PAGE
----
Sustained reductions in emergency department laboratory test orders: impact of a simple intervention

Chu, K.H., Wagholikar, A.S., Greenslade, J.H., O'Dwyer, J.A. and Brown, A.F. (2013) Sustained reductions in emergency department laboratory test orders: impact of a simple intervention. Postgraduate Medical Journal, 89 1056: 566-571. doi:10.1136/postgradmedj-2012-130833


Author Chu, K.H.
Wagholikar, A.S.
Greenslade, J.H.
O'Dwyer, J.A.
Brown, A.F.
Title Sustained reductions in emergency department laboratory test orders: impact of a simple intervention
Journal name Postgraduate Medical Journal   Check publisher's open access policy
ISSN 0032-5473
1469-0756
Publication date 2013-10
Sub-type Article (original research)
DOI 10.1136/postgradmedj-2012-130833
Open Access Status
Volume 89
Issue 1056
Start page 566
End page 571
Total pages 6
Place of publication London, England, U.K.
Publisher B M J Group
Collection year 2014
Language eng
Formatted abstract
Objectives To determine whether a pathology request form allowing interns and residents to order only a limited range of laboratory blood tests prior to consultation with a registrar or consultant can reduce test ordering in an emergency department (ED).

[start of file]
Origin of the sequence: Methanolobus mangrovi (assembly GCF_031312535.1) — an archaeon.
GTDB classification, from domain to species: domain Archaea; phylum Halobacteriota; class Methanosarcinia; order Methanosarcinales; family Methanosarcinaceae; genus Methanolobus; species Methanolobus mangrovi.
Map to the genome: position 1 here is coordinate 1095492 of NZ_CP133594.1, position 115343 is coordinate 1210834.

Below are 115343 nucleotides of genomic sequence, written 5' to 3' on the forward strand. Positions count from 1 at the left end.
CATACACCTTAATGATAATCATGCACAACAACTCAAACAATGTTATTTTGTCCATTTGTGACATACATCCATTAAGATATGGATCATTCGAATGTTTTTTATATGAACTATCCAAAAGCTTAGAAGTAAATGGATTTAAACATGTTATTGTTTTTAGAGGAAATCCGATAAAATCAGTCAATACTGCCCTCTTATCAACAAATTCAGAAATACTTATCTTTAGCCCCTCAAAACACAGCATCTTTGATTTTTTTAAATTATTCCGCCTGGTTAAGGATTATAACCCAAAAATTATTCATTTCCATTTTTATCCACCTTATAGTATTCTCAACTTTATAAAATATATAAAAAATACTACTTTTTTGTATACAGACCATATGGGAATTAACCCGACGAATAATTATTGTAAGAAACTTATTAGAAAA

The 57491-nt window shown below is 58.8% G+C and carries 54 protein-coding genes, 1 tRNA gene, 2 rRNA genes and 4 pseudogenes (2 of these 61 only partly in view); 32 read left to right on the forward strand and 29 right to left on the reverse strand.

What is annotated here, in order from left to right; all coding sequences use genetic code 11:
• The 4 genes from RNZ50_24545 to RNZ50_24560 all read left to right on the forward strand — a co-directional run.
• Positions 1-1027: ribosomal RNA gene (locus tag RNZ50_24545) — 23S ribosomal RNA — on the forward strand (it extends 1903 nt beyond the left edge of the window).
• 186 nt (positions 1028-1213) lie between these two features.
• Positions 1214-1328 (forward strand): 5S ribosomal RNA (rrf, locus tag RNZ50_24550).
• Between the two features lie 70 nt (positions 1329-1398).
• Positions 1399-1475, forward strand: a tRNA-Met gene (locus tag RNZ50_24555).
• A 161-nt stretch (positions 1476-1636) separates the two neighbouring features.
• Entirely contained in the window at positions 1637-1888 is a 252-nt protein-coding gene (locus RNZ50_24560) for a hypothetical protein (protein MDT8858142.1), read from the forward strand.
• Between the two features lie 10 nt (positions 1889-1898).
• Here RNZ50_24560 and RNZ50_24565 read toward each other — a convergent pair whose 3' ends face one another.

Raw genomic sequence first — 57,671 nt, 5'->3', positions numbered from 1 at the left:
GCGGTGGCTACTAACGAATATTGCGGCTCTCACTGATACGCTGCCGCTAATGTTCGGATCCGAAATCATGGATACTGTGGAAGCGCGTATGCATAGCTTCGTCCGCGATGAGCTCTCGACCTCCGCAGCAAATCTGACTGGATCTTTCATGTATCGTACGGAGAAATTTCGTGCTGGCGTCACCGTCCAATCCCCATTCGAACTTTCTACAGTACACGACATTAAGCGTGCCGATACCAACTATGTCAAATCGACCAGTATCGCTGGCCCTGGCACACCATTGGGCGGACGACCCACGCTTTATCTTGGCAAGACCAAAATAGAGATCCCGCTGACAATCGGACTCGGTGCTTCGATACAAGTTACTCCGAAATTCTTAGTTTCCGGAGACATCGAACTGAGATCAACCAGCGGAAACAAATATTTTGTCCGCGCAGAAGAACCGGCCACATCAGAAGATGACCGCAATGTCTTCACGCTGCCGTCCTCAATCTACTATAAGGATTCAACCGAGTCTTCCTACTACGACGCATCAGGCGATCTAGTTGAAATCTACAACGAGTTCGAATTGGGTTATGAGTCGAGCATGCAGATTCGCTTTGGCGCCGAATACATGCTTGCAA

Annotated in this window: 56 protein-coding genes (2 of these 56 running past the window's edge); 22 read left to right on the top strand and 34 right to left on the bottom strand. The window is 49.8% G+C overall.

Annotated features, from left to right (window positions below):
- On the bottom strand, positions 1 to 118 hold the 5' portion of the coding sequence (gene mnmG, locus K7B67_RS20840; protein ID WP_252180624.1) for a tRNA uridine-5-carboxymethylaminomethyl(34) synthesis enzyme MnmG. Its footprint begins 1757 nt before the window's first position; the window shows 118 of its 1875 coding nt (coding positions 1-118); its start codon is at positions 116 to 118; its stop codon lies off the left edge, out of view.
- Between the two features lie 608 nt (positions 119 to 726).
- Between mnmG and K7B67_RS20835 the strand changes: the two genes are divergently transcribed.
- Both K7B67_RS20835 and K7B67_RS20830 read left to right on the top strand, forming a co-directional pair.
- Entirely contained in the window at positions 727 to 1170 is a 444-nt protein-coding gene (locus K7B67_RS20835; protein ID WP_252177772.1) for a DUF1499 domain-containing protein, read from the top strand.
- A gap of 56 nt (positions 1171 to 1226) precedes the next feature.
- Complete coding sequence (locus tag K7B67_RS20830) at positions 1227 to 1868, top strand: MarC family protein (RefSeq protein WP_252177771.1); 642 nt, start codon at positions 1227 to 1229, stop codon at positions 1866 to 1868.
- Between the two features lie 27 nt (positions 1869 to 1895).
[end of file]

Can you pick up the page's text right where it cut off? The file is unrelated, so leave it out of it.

Methods A prospective before-and-after study in an adult tertiary-referral teaching hospital ED was conducted. A pathology request form with a limited list of permissible tests was implemented for use by junior medical officers. Tests for patients 16 years and older presenting in a 20-week pre-intervention period from 19 January 2009 were compared with those in a corresponding 20-week post-intervention period from 18 January 2010. Main outcome measures were the number and cost of blood tests ordered.

Results 24 652 and 25 576 presentations were analysed in the pre- and post-intervention periods, respectively. The mean number of blood tests ordered per 100 ED presentations fell by 19% from 172 in the pre- to 140 in the post-intervention period (p=0.001). The mean cost of blood tests ordered per 100 ED presentations fell by 17% from $A3177 in the pre- to $A2633 in the post-intervention period (p=0.001). There were falls in the number of coagulation profiles (11.1 vs 4.8/100 patients), C-reactive protein (5.6 vs 2.7/100 patients), erythrocyte sedimentation rate (2.5 vs 1.3/100 patients) and thyroid function tests (2.2 vs 1.6/100 patients).

Conclusions Pathology request forms limiting tests that an intern and resident may order prior to consultation with a registrar or consultant are an effective low maintenance method for reducing laboratory test ordering in the ED that is sustainable over 12 months.
Q-Index Code C1
Q-Index Status Confirmed Code
Institutional Status UQ

Document type: Journal Article
Sub-type: Article (original research)
Collections: Official 2014 Collection
School of Medicine Publications
 
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Created: Fri, 14 Mar 2014, 07:55:36 EST by Matthew Lamb on behalf of School of Medicine